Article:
ProductPriceNetworkMax devicesGet it
T-Mobile Inseego 5G MiFi M2000$299.99*T-Mobile30View on Amazon
NETGEAR AC797 4G LTE Mobile Hotspot$139.00Any15View on Amazon
Alcatel LINKZONE$69.99Any18View on Amazon

Best for RV parks—Bearifi BearExtender Wi-Fi Extender Antenna

Best Wi-Fi extender
Bearifi BearExtender Outdoor Wi-Fi Extender

Price: $59.99*

  • Multiple mounting options
  • Wi-Fi 5
  • Single-computer use
  • USB powered

Although not all sites with full hookups offer public Wi-Fi as they do with other utilities like water, sewer, and electricity, it’s becoming pretty easy to find at big campgrounds like KOA. Plus, fast food chains, libraries, and many other locations offer free Wi-Fi you can access.

The hard part about relying on public Wi-Fi is getting a strong signal. Wi-Fi extenders allow you to boost your wireless range to connect to Wi-Fi even if you didn’t get a prime spot next to the transmitter.

The Bearifi BearExtender Wi-Fi Extender Antenna is one of the most affordable models out there, so you don’t need to break your bank just to stay connected. It connects to only a single device, but other, more expensive options allow you to rebroadcast the public Wi-Fi into a Wi-Fi network in your RV.

The downside of using public Wi-Fi is, unlike other utilities that can be stored in a battery or a tank, your internet has to stay connected to be functional. Some extenders also work with a SIM card to use cellular data so you can stay connected all the time, even when Wi-Fi isn’t available.

Pros:

  • Inexpensive
  • USB powered

Cons:

  • Windows only
  • One device only

Best Wi-Fi extenders

ProductPriceWi-Fi versionRebroadcasts4G capableGet it
Bearifi BearExtender Wi-Fi Extender Antenna$59.99Wi-Fi 5 (ac)NoNoView on Amazon
Winegard – 80800 ConnecT 2.0$199.00–$349.00Wi-Fi 4 (n)YesYesView on Amazon
ALFA Network WiFi CampPro 2v2$164.99Wi-Fi 4 (n)YesNoView on Amazon

Best for long-term living—Nomad Internet

Best 4G LTE
nomad internet

Price: $60.00–$149.00/mo.

  • Unlimited Data
  • T-Mobile or Verizon network
  • 4G LTE Speeds

If you live out of your RV full-time or go on trips that span weeks or months, you probably want a more reliable, long-term internet solution. 4G home internet is already a common way for people to connect in rural areas, but many providers also offer portable 4G internet. Portable 4G is more expensive than 4G internet for a stationary home, but it’s a great solution for an RV.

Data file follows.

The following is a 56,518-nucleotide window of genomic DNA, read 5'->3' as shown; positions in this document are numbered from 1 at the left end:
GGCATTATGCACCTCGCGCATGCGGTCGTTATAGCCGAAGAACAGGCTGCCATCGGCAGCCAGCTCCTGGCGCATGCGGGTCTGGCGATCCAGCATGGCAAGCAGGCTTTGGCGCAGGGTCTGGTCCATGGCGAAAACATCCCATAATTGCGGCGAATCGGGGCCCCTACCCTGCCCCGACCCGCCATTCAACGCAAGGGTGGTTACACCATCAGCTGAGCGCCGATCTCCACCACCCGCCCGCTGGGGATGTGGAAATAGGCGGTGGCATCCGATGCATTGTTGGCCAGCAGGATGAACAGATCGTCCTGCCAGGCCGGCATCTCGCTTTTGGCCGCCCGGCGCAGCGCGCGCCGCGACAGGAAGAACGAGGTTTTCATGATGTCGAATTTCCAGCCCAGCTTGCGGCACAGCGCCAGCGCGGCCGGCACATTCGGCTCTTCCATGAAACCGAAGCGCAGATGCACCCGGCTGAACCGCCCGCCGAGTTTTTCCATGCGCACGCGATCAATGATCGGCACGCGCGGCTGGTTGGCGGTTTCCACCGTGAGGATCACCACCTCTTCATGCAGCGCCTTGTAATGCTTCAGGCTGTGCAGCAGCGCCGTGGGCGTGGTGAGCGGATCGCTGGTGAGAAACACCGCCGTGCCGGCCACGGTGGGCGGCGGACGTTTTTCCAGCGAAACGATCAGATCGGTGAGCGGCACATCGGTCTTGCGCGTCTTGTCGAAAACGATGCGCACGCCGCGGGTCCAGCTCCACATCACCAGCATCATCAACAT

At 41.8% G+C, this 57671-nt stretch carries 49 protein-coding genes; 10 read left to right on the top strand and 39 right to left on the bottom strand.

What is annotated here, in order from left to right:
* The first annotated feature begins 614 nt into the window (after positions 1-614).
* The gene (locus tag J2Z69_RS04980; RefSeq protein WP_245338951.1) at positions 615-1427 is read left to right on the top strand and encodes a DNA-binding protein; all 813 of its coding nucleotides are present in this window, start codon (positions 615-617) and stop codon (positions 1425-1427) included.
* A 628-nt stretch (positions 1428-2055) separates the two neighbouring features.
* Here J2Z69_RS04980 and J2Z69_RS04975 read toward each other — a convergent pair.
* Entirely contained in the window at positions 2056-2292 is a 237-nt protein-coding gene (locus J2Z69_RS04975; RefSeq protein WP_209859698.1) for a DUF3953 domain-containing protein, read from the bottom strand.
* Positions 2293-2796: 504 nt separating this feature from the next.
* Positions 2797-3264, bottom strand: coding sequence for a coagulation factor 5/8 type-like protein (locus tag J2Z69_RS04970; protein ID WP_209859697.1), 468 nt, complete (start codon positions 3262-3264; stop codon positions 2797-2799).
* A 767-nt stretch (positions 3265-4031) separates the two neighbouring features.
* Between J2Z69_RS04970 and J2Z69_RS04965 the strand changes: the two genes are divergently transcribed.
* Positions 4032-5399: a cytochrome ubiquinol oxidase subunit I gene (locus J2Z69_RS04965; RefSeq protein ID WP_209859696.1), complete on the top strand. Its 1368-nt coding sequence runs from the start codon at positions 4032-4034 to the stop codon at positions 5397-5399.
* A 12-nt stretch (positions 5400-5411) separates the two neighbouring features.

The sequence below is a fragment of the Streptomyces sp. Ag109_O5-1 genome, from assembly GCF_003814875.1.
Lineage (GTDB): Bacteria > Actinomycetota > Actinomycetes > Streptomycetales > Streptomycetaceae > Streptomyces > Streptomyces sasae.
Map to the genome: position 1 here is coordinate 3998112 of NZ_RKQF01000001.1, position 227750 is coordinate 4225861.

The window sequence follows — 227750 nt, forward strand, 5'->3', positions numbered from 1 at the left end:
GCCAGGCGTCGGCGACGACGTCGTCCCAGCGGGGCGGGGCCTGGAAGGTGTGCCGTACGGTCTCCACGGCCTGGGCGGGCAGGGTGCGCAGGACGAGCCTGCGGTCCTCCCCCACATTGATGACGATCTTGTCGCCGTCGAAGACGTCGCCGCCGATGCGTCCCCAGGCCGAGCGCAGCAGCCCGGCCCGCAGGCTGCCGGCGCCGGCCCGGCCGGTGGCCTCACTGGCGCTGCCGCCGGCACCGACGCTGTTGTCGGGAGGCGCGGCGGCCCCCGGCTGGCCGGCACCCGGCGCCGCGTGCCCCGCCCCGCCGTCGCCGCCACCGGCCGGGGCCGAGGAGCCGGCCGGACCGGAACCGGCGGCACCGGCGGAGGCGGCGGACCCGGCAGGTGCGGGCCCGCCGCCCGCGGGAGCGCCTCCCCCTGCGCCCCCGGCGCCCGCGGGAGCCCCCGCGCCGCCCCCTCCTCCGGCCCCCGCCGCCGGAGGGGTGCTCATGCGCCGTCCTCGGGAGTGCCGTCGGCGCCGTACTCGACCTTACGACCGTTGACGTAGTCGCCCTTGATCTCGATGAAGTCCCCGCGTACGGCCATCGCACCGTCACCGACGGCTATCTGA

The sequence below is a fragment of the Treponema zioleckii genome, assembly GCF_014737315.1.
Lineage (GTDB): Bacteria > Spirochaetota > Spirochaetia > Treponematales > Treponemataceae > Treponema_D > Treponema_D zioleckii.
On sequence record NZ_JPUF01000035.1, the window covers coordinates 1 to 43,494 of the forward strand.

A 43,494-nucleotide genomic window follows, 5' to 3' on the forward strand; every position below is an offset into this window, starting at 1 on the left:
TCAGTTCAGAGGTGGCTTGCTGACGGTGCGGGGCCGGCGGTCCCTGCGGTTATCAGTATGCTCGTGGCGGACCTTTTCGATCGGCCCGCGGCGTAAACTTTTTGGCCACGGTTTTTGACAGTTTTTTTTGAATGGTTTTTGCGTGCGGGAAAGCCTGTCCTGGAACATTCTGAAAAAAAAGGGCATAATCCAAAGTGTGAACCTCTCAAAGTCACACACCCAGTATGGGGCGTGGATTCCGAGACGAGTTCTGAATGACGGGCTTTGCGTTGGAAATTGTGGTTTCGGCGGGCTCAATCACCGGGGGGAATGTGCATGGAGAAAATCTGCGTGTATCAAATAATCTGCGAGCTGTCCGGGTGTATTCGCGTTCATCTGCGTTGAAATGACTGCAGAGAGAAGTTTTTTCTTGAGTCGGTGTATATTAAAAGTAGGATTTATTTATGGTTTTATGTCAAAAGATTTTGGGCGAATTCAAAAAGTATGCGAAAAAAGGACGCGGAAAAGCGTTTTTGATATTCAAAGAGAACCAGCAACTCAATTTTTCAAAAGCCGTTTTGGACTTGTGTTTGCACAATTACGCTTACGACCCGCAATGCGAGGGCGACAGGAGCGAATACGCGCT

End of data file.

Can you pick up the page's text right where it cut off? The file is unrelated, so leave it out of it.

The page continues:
Nomad Internet is one of the best choices for RVs because its portable 4G internet plan has no data caps. If you want to be able to watch Netflix, video chat, or work a nine-to-five job in your RV, you need much more data than those who take trips only on the weekends.

Nomad bundles all of its initial costs in a one-time membership fee, so you don’t have to worry about buying or renting equipment. It also offers both a standard router that plugs into a wall socket or a battery-powered travel router, depending on which best fits your needs. Nomad gives you the option of using either the T-Mobile or Verizon network.

Pros:

  • No contract
  • Unlimited data

Cons:

  • Inconsistent speeds
  • Higher costs than fixed 4G

Best portable 4G LTE internet

PlanPriceNetworksData capGet it
Nomad Internet$129.00–$149.00/mo.
  • T-Mobile

  • Verizon
UnlimitedView plan
UbiFi$129.99–$199.99
  • AT&T
UnlimitedView plan
Ladybug Wireless$129.99–$219.99/mo.
  • AT&T

  • T-Mobile

  • Verizon
300–750 GBView plan

Internet considerations for RV owners

Getting reliable wireless internet in an RV depends on two things: data caps and coverage areas. You can also avoid paying for a data plan altogether if you’re willing to limit yourself to using just public Wi-Fi.

Which option is worth the cost depends on how much use you get out of your internet plan. You don’t want to pay a monthly bill for a data plan you never use, but you also don’t want to limit where you can go just to stick close to an internet connection.

Connections with a 4G data plan

Using a device with a 4G data plan is extremely flexible, allowing you to connect to the internet anywhere with cell service. Many 4G devices also give you the option to choose the wireless carrier for your data plan. AT&T, Verizon, and T-Mobile all have nationwide networks, though their coverage can be more spotty in remote areas.